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Today apprentices make up only 0.2 percent of the US labor force, far less than in Canada (2.2 percent), Britain (2.7 percent), and Australia and Germany (3.7 percent).*

Talent--the new comparative advantage 500x500The success of apprentice programs in Germany and Austria, together with the ballooning cost of college, drives the growth of modern-day apprenticeships. Apprenticeships evolve in terms of how they are delivered and become more accessible through the use of technology. For example, the State Department’s Virtual Student Foreign Service employs college students remotely as “e-interns.” Private businesses and government agencies increasingly offer tailored programs to help train and employ high-school students. Multinational corporations disseminate successful apprenticeship models to other parts of the world.

See: Brawn from brains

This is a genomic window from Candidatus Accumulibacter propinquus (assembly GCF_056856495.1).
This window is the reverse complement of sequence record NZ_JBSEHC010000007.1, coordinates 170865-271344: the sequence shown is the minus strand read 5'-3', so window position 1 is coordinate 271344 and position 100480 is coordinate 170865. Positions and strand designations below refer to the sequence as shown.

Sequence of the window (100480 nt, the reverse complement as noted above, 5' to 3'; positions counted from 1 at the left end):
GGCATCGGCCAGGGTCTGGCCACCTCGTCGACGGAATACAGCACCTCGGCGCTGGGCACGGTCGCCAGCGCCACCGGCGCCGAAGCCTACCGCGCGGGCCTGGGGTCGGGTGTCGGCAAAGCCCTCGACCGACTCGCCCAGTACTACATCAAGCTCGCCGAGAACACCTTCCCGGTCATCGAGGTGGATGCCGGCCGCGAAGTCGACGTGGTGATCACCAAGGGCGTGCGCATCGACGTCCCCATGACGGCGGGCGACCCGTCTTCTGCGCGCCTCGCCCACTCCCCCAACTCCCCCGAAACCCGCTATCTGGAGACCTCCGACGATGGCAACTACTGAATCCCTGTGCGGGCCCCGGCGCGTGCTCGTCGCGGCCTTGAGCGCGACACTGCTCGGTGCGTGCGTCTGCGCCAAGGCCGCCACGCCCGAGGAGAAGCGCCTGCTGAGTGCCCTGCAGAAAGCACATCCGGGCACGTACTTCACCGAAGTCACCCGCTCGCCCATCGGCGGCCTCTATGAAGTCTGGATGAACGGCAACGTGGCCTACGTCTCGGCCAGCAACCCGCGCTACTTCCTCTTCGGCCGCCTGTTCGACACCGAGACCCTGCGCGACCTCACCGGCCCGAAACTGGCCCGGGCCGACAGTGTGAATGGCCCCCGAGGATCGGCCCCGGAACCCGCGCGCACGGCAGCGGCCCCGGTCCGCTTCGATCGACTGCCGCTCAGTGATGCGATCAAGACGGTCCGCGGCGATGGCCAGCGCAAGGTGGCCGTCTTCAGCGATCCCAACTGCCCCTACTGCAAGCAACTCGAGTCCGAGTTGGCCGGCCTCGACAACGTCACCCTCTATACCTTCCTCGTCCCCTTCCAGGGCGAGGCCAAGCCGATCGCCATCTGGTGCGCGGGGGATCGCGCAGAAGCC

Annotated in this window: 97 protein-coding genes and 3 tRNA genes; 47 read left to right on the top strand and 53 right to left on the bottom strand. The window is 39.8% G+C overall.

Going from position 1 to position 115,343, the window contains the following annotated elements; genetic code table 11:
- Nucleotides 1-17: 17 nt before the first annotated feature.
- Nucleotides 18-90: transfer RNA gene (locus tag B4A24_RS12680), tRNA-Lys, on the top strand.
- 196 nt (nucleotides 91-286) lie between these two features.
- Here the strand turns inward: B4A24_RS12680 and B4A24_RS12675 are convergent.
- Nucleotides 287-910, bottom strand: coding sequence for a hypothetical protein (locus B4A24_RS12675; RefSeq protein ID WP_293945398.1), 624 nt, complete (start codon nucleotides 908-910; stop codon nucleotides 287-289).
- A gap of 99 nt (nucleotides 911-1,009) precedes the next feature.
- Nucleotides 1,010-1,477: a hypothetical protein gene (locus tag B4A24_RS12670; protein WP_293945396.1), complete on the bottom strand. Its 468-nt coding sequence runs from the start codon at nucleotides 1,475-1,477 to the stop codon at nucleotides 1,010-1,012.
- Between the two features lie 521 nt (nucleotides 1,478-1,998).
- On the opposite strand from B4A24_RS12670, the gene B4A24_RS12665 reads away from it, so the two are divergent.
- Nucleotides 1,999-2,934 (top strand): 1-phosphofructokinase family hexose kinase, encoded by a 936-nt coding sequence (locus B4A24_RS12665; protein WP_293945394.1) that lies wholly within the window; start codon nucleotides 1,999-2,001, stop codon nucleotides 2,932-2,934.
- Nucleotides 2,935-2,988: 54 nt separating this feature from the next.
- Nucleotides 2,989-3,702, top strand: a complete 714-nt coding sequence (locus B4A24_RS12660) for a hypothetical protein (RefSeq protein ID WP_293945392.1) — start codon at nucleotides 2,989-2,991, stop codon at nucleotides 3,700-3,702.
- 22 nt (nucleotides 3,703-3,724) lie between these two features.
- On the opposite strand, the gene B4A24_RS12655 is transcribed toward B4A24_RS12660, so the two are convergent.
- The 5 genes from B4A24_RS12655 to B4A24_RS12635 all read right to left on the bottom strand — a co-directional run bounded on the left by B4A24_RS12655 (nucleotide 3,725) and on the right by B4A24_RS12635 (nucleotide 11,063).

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*”The Hamilton Project: Expanding Apprenticeship Opportunities in the Uinted States,” The Brookings Institution, http://www.brookings.edu/~/media/research/files/papers/2014/06/19_hamilton_policies_addressing_poverty/expand_apprenticeships_united_states_lerman.pdf.

Industrial giant Siemens brings German-style apprenticeship to the United States, offering high-school graduates a free technical education and a job.

Source: “Recasting High School, German Firms Transplant Apprentice Model to U.S.,” The Washington Post, http://www.washingtonpost.com/business/economy/recasting-high-school-german-firms-transplant-apprentice-model-to-us/2013/11/27/6b242be8-4e42-11e3-ac54-aa84301ced81_story.html.